I like to think I know what it is to wait.
The fifteen-month process for the adoption of my first son nearly broke me; thinking of him, motherless, in that little Ugandan orphanage while my own arms hung empty on the other side of the world was almost more than I could bear. I sunk into depression for a good portion of that wait, and since then, I’ve waited for other things with equal desperation. Healing for loved ones. A sense of mission for my own life. A day when I can pursue career goals rather than shelve them in favor of diapers and breastfeeding.
I bet you’ve had waits of your own. We seem to always be waiting for something, don’t we?
But are we able to even begin to fathom the long wait of the Jewish people for their Messiah? For thousands of years, with no real proof He would come at all, they waited. Generations were born and generations were buried, and they waited still, expectant. Their communal faith brings me to my knees at my own lack of spiritual stamina. The hope it must have taken for them to hold onto the promises of God is mind-blowing as we look at today’s original prophecy in Isaiah and its eventual fulfillment in the Gospel. (Isaiah 40:1-11) (Mark 1:1-8)
It’s hard to truly imagine the Jewish people’s thirst for a Savior when I’ve taken the gift for granted most days of my life. But every year when Advent rolls around we’re reminded anew, aren’t we? For four weeks out of the year we consider the darkness that hung thick before the Light entered the world. And what’s more, we remember our own wait for the Restoration of all things. We might not hold it before us with the same anticipation that the ancient Jews did the Messiah’s coming, but we too live in waiting.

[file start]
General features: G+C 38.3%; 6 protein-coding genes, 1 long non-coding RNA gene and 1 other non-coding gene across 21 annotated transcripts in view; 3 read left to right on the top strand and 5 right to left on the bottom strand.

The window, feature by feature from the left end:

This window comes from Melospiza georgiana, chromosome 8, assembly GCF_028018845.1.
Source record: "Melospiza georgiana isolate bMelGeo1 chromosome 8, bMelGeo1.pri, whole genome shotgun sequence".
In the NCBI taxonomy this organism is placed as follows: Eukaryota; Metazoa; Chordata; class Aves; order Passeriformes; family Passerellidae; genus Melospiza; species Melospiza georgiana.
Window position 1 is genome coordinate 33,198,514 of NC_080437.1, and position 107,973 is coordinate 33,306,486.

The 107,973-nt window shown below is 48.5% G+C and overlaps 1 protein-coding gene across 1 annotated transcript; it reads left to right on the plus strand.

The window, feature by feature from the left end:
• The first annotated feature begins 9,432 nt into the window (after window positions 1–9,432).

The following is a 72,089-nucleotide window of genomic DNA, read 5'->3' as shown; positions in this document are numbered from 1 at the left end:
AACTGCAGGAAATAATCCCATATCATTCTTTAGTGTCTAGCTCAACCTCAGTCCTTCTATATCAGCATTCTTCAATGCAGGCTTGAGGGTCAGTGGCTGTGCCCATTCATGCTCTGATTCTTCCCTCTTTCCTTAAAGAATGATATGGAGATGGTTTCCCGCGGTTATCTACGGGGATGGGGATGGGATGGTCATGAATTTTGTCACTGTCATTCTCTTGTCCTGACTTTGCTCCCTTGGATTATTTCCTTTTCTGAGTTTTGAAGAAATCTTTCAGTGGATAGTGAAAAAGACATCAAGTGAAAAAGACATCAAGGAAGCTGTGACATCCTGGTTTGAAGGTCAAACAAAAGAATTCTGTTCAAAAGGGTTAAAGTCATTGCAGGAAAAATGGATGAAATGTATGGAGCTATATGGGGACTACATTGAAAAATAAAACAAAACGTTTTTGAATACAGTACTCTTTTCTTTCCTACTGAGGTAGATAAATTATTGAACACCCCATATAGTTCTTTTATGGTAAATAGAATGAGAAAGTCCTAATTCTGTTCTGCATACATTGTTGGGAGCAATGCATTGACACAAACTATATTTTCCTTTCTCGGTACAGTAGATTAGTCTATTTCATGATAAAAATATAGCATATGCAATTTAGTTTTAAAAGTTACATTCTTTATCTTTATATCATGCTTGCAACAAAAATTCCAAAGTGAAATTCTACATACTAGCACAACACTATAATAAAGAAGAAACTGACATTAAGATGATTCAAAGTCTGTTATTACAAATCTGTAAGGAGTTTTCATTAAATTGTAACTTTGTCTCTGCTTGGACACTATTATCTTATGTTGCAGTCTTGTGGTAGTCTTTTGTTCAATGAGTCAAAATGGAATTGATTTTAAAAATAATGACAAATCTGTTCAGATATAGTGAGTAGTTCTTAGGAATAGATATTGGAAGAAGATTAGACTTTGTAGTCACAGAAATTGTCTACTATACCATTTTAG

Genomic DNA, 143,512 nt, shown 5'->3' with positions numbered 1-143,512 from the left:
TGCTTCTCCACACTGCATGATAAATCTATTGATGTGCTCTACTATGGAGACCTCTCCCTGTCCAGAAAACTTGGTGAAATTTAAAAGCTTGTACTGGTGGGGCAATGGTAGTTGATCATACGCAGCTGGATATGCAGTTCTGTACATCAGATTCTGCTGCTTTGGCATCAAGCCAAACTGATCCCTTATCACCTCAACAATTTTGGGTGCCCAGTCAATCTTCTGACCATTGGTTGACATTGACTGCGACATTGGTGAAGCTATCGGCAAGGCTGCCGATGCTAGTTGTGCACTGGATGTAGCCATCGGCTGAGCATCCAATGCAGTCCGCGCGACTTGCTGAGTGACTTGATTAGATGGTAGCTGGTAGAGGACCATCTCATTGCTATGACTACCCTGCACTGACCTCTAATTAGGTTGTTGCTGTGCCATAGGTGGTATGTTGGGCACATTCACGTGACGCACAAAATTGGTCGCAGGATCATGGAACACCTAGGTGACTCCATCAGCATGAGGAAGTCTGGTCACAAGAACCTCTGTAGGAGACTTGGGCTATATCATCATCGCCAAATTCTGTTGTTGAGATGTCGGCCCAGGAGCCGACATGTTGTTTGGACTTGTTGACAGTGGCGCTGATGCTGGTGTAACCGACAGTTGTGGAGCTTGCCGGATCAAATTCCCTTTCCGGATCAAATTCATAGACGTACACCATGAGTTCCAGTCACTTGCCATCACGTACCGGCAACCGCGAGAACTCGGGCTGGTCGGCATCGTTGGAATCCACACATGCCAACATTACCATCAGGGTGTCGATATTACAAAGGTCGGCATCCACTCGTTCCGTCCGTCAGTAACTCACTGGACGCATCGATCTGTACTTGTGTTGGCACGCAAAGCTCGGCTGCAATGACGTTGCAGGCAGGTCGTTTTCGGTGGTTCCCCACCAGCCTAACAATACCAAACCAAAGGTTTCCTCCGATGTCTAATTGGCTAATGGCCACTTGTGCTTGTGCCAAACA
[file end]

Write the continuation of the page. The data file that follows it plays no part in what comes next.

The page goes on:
In this Advent season let us remember that what we’re really waiting on is both the birth of our Messiah on Christmas Day, and also the establishment of the Kingdom of God on Earth. May we take the small personal waits that pain us and offer them up to the Light of the World, as a sign of trust that He is making all things new. We wait for peace and justice on Earth; we wait for His restoration. We, too, wait for the Light.[Tweet “We wait for peace + justice on Earth; we wait for His restoration. We, too, wait for the Light.”]
Do you feel compelled to give back and be involved in peace-making this Advent? Pray for discernment on this nudge.
Shannon Evans is a Protestant missionary turned Catholic convert who lived to tell the tale. She is a writer, speaker, and podcaster. She and her husband and four children are passionately pursing a life of authenticity and justice. You can find out more about her here.